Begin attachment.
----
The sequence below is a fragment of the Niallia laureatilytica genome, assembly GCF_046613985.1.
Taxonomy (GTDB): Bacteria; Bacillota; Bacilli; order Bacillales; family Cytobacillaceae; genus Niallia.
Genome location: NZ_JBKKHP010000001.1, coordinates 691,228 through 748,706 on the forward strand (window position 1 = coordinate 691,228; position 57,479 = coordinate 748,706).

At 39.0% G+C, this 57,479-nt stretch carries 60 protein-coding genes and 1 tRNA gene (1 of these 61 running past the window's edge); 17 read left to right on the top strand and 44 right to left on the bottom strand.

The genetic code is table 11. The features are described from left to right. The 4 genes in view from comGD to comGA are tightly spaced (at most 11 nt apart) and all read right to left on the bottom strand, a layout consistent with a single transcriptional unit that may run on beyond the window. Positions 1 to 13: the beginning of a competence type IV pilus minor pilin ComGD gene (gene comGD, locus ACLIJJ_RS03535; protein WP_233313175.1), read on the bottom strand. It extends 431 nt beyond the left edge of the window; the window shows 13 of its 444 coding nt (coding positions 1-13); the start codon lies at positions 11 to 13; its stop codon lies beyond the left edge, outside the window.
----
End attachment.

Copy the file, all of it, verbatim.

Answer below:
The sequence below is a fragment of the Niallia laureatilytica genome, assembly GCF_046613985.1.
Taxonomy (GTDB): Bacteria; Bacillota; Bacilli; order Bacillales; family Cytobacillaceae; genus Niallia.
Genome location: NZ_JBKKHP010000001.1, coordinates 691,228 through 748,706 on the forward strand (window position 1 = coordinate 691,228; position 57,479 = coordinate 748,706).

At 39.0% G+C, this 57,479-nt stretch carries 60 protein-coding genes and 1 tRNA gene (1 of these 61 running past the window's edge); 17 read left to right on the top strand and 44 right to left on the bottom strand.

The genetic code is table 11. The features are described from left to right. The 4 genes in view from comGD to comGA are tightly spaced (at most 11 nt apart) and all read right to left on the bottom strand, a layout consistent with a single transcriptional unit that may run on beyond the window. Positions 1 to 13: the beginning of a competence type IV pilus minor pilin ComGD gene (gene comGD, locus ACLIJJ_RS03535; protein WP_233313175.1), read on the bottom strand. It extends 431 nt beyond the left edge of the window; the window shows 13 of its 444 coding nt (coding positions 1-13); the start codon lies at positions 11 to 13; its stop codon lies beyond the left edge, outside the window.